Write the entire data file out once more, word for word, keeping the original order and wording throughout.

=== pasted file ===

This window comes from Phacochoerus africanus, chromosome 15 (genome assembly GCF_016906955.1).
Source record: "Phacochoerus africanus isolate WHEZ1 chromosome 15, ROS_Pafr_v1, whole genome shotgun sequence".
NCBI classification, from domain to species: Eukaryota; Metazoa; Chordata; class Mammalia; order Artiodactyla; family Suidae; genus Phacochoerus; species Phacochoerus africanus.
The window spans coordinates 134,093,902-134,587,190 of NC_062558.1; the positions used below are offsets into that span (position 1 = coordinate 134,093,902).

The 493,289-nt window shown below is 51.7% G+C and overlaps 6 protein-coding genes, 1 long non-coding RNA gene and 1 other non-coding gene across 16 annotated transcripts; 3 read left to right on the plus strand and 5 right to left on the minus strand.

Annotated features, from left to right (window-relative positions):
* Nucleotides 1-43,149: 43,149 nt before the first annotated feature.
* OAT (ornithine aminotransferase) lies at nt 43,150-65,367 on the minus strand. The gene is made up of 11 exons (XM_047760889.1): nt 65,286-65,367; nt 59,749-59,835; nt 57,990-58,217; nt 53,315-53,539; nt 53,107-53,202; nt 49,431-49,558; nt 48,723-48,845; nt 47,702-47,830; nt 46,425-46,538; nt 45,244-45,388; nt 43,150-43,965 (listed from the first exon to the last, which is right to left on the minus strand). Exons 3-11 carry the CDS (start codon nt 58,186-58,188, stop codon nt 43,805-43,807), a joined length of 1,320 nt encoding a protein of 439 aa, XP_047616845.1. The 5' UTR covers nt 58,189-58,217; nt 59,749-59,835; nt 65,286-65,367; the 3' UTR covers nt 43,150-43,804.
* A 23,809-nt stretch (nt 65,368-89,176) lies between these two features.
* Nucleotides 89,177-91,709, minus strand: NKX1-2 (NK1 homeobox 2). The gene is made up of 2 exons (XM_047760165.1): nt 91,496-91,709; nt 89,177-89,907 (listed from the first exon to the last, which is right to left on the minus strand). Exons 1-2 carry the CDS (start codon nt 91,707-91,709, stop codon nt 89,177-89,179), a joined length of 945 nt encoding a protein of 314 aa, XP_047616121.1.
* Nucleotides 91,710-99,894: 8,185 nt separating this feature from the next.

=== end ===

This window comes from Phacochoerus africanus, chromosome 15 (genome assembly GCF_016906955.1).
Source record: "Phacochoerus africanus isolate WHEZ1 chromosome 15, ROS_Pafr_v1, whole genome shotgun sequence".
NCBI classification, from domain to species: Eukaryota; Metazoa; Chordata; class Mammalia; order Artiodactyla; family Suidae; genus Phacochoerus; species Phacochoerus africanus.
The window spans coordinates 134,093,902-134,587,190 of NC_062558.1; the positions used below are offsets into that span (position 1 = coordinate 134,093,902).

The 493,289-nt window shown below is 51.7% G+C and overlaps 6 protein-coding genes, 1 long non-coding RNA gene and 1 other non-coding gene across 16 annotated transcripts; 3 read left to right on the plus strand and 5 right to left on the minus strand.

Annotated features, from left to right (window-relative positions):
* Nucleotides 1-43,149: 43,149 nt before the first annotated feature.
* OAT (ornithine aminotransferase) lies at nt 43,150-65,367 on the minus strand. The gene is made up of 11 exons (XM_047760889.1): nt 65,286-65,367; nt 59,749-59,835; nt 57,990-58,217; nt 53,315-53,539; nt 53,107-53,202; nt 49,431-49,558; nt 48,723-48,845; nt 47,702-47,830; nt 46,425-46,538; nt 45,244-45,388; nt 43,150-43,965 (listed from the first exon to the last, which is right to left on the minus strand). Exons 3-11 carry the CDS (start codon nt 58,186-58,188, stop codon nt 43,805-43,807), a joined length of 1,320 nt encoding a protein of 439 aa, XP_047616845.1. The 5' UTR covers nt 58,189-58,217; nt 59,749-59,835; nt 65,286-65,367; the 3' UTR covers nt 43,150-43,804.
* A 23,809-nt stretch (nt 65,368-89,176) lies between these two features.
* Nucleotides 89,177-91,709, minus strand: NKX1-2 (NK1 homeobox 2). The gene is made up of 2 exons (XM_047760165.1): nt 91,496-91,709; nt 89,177-89,907 (listed from the first exon to the last, which is right to left on the minus strand). Exons 1-2 carry the CDS (start codon nt 91,707-91,709, stop codon nt 89,177-89,179), a joined length of 945 nt encoding a protein of 314 aa, XP_047616121.1.
* Nucleotides 91,710-99,894: 8,185 nt separating this feature from the next.